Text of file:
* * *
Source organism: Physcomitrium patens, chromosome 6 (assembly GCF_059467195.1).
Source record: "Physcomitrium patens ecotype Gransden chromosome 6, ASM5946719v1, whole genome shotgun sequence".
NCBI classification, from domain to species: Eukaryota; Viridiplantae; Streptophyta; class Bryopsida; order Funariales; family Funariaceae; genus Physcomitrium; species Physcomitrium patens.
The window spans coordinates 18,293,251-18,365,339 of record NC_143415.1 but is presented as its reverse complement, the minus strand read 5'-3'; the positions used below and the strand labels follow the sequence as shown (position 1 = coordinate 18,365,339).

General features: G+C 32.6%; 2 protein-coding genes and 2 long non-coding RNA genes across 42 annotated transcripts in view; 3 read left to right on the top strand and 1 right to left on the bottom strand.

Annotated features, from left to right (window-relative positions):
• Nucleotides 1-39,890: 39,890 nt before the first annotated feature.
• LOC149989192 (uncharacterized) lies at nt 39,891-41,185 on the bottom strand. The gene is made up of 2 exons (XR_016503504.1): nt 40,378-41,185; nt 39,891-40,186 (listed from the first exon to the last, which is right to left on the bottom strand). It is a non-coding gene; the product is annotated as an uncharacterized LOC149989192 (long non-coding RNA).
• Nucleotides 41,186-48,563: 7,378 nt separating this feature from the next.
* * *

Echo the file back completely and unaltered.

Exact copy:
Source organism: Physcomitrium patens, chromosome 6 (assembly GCF_059467195.1).
Source record: "Physcomitrium patens ecotype Gransden chromosome 6, ASM5946719v1, whole genome shotgun sequence".
NCBI classification, from domain to species: Eukaryota; Viridiplantae; Streptophyta; class Bryopsida; order Funariales; family Funariaceae; genus Physcomitrium; species Physcomitrium patens.
The window spans coordinates 18,293,251-18,365,339 of record NC_143415.1 but is presented as its reverse complement, the minus strand read 5'-3'; the positions used below and the strand labels follow the sequence as shown (position 1 = coordinate 18,365,339).

General features: G+C 32.6%; 2 protein-coding genes and 2 long non-coding RNA genes across 42 annotated transcripts in view; 3 read left to right on the top strand and 1 right to left on the bottom strand.

Annotated features, from left to right (window-relative positions):
• Nucleotides 1-39,890: 39,890 nt before the first annotated feature.
• LOC149989192 (uncharacterized) lies at nt 39,891-41,185 on the bottom strand. The gene is made up of 2 exons (XR_016503504.1): nt 40,378-41,185; nt 39,891-40,186 (listed from the first exon to the last, which is right to left on the bottom strand). It is a non-coding gene; the product is annotated as an uncharacterized LOC149989192 (long non-coding RNA).
• Nucleotides 41,186-48,563: 7,378 nt separating this feature from the next.